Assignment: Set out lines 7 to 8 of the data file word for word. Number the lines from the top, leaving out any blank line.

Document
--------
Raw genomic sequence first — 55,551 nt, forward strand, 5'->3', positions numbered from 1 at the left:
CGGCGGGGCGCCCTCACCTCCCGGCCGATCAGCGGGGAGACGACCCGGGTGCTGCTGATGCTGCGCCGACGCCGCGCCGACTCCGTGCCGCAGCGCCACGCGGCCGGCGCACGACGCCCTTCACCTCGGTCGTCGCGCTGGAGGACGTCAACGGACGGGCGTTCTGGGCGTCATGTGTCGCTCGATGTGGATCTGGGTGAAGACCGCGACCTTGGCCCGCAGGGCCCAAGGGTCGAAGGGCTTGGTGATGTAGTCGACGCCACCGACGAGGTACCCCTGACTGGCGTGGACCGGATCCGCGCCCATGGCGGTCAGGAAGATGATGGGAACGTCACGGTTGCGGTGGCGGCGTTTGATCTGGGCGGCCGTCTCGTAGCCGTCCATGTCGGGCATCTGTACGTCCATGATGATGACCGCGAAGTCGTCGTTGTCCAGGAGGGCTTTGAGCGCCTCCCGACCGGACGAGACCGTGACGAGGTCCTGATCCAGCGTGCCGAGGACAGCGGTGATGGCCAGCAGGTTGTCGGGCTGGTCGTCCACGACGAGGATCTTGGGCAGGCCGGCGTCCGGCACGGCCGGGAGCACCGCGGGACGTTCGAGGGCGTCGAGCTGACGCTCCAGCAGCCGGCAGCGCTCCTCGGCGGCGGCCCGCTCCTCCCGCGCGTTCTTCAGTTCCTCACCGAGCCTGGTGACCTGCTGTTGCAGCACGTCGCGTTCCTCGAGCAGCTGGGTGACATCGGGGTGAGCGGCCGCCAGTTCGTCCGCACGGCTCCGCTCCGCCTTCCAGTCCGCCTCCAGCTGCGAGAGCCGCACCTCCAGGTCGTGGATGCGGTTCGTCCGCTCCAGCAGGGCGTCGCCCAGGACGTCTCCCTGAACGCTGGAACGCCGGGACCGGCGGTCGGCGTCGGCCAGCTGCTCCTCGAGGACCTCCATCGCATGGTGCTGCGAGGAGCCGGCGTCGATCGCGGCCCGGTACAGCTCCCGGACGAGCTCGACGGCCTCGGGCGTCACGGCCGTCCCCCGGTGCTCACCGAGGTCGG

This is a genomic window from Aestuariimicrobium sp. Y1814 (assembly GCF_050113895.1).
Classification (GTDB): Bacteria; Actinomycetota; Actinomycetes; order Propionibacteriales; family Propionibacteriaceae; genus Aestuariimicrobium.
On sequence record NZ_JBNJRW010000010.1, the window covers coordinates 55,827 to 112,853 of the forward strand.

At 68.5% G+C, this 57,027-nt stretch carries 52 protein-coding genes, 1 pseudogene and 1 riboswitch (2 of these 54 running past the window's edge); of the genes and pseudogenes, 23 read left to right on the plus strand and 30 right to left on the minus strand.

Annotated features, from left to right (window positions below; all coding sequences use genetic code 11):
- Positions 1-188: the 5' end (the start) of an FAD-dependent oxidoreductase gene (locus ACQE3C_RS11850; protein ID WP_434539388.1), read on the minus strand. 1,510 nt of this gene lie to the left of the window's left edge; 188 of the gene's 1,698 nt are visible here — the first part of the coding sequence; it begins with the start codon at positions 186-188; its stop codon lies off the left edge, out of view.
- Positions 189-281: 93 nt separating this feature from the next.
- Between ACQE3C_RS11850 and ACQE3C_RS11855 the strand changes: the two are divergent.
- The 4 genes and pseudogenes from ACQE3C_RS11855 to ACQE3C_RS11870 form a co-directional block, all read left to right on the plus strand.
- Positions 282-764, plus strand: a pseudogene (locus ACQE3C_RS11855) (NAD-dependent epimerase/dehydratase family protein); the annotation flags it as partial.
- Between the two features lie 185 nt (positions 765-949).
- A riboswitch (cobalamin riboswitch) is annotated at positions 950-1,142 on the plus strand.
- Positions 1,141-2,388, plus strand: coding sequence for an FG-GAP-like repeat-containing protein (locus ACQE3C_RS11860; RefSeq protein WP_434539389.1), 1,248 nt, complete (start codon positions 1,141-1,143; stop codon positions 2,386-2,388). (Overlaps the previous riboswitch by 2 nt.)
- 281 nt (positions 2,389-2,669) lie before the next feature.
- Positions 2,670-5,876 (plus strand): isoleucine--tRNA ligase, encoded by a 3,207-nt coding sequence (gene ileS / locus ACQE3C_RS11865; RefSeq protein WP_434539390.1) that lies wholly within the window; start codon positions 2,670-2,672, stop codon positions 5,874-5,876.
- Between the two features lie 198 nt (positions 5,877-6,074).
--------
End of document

Annotated features, from left to right (window positions below; all coding sequences use genetic code 11):
- Positions 1-188: the 5' end (the start) of an FAD-dependent oxidoreductase gene (locus ACQE3C_RS11850; protein ID WP_434539388.1), read on the minus strand. 1,510 nt of this gene lie to the left of the window's left edge; 188 of the gene's 1,698 nt are visible here — the first part of the coding sequence; it begins with the start codon at positions 186-188; its stop codon lies off the left edge, out of view.